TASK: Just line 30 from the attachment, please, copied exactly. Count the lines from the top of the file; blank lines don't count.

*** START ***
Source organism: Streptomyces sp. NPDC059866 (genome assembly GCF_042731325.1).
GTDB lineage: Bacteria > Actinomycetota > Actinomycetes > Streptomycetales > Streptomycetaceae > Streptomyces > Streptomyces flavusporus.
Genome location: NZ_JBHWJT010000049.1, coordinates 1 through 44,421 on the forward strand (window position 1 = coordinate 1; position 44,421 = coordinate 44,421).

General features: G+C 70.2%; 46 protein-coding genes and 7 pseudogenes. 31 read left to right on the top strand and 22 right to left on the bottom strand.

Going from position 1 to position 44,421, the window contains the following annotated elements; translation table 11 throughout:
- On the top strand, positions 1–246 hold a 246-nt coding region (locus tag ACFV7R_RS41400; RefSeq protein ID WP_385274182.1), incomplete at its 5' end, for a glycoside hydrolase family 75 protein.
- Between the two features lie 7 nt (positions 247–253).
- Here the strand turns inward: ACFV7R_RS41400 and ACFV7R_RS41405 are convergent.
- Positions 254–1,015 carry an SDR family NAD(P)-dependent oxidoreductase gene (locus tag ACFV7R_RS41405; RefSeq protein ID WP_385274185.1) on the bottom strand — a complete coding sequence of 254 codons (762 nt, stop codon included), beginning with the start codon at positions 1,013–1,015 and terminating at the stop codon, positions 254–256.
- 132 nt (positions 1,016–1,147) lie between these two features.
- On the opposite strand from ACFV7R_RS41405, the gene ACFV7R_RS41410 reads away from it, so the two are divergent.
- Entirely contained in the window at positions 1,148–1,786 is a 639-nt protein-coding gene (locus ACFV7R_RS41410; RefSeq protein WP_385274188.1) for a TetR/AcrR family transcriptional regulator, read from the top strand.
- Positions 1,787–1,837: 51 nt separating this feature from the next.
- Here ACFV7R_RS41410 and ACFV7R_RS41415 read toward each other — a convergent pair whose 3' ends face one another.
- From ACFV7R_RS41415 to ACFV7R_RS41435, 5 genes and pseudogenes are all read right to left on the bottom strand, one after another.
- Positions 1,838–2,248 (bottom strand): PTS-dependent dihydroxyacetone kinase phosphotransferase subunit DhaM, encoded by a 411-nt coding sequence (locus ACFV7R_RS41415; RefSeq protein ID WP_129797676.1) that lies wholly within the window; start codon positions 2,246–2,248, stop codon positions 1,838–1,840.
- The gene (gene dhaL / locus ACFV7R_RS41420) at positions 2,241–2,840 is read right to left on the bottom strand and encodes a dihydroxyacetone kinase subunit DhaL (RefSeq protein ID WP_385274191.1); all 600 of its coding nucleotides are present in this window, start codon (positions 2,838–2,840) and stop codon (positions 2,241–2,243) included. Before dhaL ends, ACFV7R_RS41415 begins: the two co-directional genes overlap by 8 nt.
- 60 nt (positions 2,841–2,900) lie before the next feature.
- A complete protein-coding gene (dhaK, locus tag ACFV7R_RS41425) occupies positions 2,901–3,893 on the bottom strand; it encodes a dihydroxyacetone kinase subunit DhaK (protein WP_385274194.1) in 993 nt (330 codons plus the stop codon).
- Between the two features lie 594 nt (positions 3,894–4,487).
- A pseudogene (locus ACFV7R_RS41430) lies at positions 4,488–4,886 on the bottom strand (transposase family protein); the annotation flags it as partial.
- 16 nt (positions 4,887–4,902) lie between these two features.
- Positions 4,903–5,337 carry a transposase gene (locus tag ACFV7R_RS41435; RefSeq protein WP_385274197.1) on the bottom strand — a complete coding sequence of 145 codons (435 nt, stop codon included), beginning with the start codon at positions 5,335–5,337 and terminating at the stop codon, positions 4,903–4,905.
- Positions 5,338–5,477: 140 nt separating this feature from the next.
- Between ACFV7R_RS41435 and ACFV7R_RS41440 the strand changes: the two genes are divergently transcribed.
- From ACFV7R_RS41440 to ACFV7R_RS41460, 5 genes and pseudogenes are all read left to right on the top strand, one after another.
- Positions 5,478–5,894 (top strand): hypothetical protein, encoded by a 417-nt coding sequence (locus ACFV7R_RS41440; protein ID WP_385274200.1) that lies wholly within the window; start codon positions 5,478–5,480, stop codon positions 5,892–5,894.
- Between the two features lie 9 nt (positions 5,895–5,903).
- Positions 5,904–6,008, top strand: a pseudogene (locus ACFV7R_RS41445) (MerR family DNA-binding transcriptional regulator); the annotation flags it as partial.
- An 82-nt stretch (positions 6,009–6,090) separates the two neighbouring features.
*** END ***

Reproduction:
- An 82-nt stretch (positions 6,009–6,090) separates the two neighbouring features.